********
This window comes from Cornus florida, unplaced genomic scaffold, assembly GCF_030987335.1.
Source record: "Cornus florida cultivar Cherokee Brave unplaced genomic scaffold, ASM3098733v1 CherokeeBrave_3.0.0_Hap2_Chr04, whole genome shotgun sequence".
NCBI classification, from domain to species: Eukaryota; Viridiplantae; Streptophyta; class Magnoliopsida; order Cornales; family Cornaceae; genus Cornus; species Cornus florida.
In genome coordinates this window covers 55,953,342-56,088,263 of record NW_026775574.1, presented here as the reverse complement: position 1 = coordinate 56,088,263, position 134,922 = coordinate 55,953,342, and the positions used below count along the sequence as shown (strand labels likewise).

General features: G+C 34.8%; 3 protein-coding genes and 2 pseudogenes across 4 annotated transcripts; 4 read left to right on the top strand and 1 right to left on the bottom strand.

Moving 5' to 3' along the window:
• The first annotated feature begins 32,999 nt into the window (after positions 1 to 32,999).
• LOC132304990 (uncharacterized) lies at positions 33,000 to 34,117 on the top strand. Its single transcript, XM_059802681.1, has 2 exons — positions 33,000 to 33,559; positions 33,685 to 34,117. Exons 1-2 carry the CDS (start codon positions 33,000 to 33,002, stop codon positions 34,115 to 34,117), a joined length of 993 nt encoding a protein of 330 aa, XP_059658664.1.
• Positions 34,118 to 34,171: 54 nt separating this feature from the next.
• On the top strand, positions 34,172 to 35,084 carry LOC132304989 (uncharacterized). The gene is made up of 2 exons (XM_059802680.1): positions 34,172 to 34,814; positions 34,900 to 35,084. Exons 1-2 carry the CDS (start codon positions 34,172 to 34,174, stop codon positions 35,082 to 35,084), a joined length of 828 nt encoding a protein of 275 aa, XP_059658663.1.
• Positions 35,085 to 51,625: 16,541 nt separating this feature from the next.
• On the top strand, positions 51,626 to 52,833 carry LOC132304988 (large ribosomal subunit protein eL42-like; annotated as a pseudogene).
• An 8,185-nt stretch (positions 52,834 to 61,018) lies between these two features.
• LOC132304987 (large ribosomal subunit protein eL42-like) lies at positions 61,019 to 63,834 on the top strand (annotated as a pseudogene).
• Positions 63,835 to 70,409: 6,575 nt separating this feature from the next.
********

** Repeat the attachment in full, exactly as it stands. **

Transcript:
This window comes from Cornus florida, unplaced genomic scaffold, assembly GCF_030987335.1.
Source record: "Cornus florida cultivar Cherokee Brave unplaced genomic scaffold, ASM3098733v1 CherokeeBrave_3.0.0_Hap2_Chr04, whole genome shotgun sequence".
NCBI classification, from domain to species: Eukaryota; Viridiplantae; Streptophyta; class Magnoliopsida; order Cornales; family Cornaceae; genus Cornus; species Cornus florida.
In genome coordinates this window covers 55,953,342-56,088,263 of record NW_026775574.1, presented here as the reverse complement: position 1 = coordinate 56,088,263, position 134,922 = coordinate 55,953,342, and the positions used below count along the sequence as shown (strand labels likewise).

General features: G+C 34.8%; 3 protein-coding genes and 2 pseudogenes across 4 annotated transcripts; 4 read left to right on the top strand and 1 right to left on the bottom strand.

Moving 5' to 3' along the window:
• The first annotated feature begins 32,999 nt into the window (after positions 1 to 32,999).
• LOC132304990 (uncharacterized) lies at positions 33,000 to 34,117 on the top strand. Its single transcript, XM_059802681.1, has 2 exons — positions 33,000 to 33,559; positions 33,685 to 34,117. Exons 1-2 carry the CDS (start codon positions 33,000 to 33,002, stop codon positions 34,115 to 34,117), a joined length of 993 nt encoding a protein of 330 aa, XP_059658664.1.
• Positions 34,118 to 34,171: 54 nt separating this feature from the next.
• On the top strand, positions 34,172 to 35,084 carry LOC132304989 (uncharacterized). The gene is made up of 2 exons (XM_059802680.1): positions 34,172 to 34,814; positions 34,900 to 35,084. Exons 1-2 carry the CDS (start codon positions 34,172 to 34,174, stop codon positions 35,082 to 35,084), a joined length of 828 nt encoding a protein of 275 aa, XP_059658663.1.
• Positions 35,085 to 51,625: 16,541 nt separating this feature from the next.
• On the top strand, positions 51,626 to 52,833 carry LOC132304988 (large ribosomal subunit protein eL42-like; annotated as a pseudogene).
• An 8,185-nt stretch (positions 52,834 to 61,018) lies between these two features.
• LOC132304987 (large ribosomal subunit protein eL42-like) lies at positions 61,019 to 63,834 on the top strand (annotated as a pseudogene).
• Positions 63,835 to 70,409: 6,575 nt separating this feature from the next.